The world of consumer 3D graphics knows a number of examples when companies introduced technologies to allow higher speed because of doubling the number of graphics cards or processors within the system.
Historically, professional and visualization graphics solutions boast the technique of multiple graphics chips quite successfully being able to produce roaring performance and image quality. The main issue with the approach of making numerous graphics processors to work in parallel is ability to develop drivers and to deal with exceptional cost of end-products.
While the price and thoroughly tailored drivers for specific applications are not problems for professional products, consumers want a cost-effective and a universal solution, something that always kept the dual graphics offerings away from the consumer market.
3dfx Voodoo2 SLI, 1998
3dfx, ATI Technologies, XGI Technology – all tried to popularize dual graphics cards or chips, but all failed because of different reasons, with the only exception of the 3dfx Voodoo2 SLI, which was the king of the hill and a graphics solution of choice for Quantum3D, a visualization company. NVIDIA has just stepped on the rocky road its competitors have failed to finish. However, it looks like the company is not pinning a lot of hopes to popularize the dual graphics card option among gamers, but bets more on professionals, leaving something for those who do not want to save on performance of 3D games.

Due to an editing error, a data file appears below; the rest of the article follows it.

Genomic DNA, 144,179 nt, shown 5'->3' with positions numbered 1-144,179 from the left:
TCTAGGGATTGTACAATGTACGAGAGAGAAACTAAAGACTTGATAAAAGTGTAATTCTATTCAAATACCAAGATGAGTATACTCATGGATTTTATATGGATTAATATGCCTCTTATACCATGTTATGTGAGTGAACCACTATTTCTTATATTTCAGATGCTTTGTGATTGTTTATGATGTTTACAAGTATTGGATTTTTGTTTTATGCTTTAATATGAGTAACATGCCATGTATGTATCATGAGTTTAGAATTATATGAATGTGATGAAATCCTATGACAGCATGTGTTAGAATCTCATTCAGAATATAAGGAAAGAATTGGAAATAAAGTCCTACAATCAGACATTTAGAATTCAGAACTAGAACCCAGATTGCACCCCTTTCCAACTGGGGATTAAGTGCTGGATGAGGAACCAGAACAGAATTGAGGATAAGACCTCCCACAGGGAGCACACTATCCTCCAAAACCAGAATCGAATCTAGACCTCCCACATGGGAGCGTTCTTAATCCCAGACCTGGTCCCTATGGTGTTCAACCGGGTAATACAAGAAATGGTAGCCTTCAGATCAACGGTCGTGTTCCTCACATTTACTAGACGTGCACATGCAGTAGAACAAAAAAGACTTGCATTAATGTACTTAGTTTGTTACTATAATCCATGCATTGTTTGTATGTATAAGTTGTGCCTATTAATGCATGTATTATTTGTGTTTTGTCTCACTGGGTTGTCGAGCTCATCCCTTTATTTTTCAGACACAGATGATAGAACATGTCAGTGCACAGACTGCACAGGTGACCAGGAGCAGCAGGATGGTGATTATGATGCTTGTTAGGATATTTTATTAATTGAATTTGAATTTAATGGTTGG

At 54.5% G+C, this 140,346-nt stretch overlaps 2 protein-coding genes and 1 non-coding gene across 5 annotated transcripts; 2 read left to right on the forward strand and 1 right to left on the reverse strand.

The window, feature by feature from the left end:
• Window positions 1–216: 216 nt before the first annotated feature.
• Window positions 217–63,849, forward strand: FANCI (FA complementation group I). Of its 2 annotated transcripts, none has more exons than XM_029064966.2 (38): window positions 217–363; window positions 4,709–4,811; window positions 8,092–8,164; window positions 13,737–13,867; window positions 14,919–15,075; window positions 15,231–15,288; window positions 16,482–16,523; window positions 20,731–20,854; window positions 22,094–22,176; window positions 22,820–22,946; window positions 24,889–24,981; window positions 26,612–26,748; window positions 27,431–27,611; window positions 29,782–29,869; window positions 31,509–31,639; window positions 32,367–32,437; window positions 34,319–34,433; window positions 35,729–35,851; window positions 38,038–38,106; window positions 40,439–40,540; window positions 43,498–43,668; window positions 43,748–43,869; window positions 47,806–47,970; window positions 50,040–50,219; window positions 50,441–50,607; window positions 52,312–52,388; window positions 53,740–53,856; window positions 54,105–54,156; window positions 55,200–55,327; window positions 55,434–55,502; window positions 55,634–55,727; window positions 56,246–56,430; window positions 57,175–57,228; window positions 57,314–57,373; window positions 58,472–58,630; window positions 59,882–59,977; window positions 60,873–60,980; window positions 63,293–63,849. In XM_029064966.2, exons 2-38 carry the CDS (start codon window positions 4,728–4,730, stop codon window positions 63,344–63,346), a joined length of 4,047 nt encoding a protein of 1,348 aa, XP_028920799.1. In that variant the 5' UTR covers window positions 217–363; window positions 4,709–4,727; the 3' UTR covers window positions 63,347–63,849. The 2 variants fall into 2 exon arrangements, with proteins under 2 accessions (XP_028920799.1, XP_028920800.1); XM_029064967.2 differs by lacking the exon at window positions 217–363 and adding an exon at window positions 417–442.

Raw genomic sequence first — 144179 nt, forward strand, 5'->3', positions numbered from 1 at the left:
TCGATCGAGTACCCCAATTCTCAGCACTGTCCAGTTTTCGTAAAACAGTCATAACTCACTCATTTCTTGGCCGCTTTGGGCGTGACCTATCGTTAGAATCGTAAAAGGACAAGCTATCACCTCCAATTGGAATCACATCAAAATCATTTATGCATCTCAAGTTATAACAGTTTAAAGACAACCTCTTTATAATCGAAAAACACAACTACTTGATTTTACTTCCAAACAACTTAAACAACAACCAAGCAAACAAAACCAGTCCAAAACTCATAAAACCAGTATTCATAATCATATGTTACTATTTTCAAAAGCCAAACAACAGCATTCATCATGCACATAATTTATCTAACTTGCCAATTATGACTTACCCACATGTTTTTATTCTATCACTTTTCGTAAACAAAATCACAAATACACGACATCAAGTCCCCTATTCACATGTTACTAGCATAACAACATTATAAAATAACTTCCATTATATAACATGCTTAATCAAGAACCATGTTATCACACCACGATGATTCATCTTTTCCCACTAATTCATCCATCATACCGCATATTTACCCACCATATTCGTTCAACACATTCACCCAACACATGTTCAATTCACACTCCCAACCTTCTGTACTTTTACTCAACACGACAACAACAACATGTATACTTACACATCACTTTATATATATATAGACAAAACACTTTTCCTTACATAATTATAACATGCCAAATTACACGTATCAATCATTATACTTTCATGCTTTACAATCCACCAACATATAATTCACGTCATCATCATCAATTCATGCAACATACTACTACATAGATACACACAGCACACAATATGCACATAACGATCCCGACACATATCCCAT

NVIDIA GeForce 6800 Ultra SLI, 2004
Before NVIDIA’s newly introduced Scalable Link Interface technology gets fully real and there are performance numbers available, let us try to analyze whether the SLI is here to live for long, or is something that is just done to show the muscle.